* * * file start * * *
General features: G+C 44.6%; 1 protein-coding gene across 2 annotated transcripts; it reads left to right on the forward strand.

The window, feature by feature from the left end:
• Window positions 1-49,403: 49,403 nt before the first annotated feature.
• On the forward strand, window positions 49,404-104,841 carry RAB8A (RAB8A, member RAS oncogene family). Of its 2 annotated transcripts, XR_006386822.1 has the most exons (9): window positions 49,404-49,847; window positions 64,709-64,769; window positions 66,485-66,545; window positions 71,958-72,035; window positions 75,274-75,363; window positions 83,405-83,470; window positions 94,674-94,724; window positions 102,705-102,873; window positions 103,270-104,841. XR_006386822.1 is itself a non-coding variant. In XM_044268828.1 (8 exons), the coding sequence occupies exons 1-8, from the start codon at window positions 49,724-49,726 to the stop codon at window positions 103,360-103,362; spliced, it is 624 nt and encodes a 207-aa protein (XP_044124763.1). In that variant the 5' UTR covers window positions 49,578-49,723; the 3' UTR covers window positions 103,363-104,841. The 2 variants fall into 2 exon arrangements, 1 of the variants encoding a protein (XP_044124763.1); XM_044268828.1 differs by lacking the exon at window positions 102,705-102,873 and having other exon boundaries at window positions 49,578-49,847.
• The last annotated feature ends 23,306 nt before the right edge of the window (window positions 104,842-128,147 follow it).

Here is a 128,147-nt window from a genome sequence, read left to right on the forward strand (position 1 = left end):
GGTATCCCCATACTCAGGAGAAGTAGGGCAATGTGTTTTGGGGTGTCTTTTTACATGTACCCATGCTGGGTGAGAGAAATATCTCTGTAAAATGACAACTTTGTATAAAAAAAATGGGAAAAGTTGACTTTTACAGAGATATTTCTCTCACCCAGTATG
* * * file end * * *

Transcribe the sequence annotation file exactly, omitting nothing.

General features: G+C 44.6%; 1 protein-coding gene across 2 annotated transcripts; it reads left to right on the forward strand.

The window, feature by feature from the left end:
• Window positions 1-49,403: 49,403 nt before the first annotated feature.
• On the forward strand, window positions 49,404-104,841 carry RAB8A (RAB8A, member RAS oncogene family). Of its 2 annotated transcripts, XR_006386822.1 has the most exons (9): window positions 49,404-49,847; window positions 64,709-64,769; window positions 66,485-66,545; window positions 71,958-72,035; window positions 75,274-75,363; window positions 83,405-83,470; window positions 94,674-94,724; window positions 102,705-102,873; window positions 103,270-104,841. XR_006386822.1 is itself a non-coding variant. In XM_044268828.1 (8 exons), the coding sequence occupies exons 1-8, from the start codon at window positions 49,724-49,726 to the stop codon at window positions 103,360-103,362; spliced, it is 624 nt and encodes a 207-aa protein (XP_044124763.1). In that variant the 5' UTR covers window positions 49,578-49,723; the 3' UTR covers window positions 103,363-104,841. The 2 variants fall into 2 exon arrangements, 1 of the variants encoding a protein (XP_044124763.1); XM_044268828.1 differs by lacking the exon at window positions 102,705-102,873 and having other exon boundaries at window positions 49,578-49,847.
• The last annotated feature ends 23,306 nt before the right edge of the window (window positions 104,842-128,147 follow it).

Here is a 128,147-nt window from a genome sequence, read left to right on the forward strand (position 1 = left end):
GGTATCCCCATACTCAGGAGAAGTAGGGCAATGTGTTTTGGGGTGTCTTTTTACATGTACCCATGCTGGGTGAGAGAAATATCTCTGTAAAATGACAACTTTGTATAAAAAAAATGGGAAAAGTTGACTTTTACAGAGATATTTCTCTCACCCAGTATG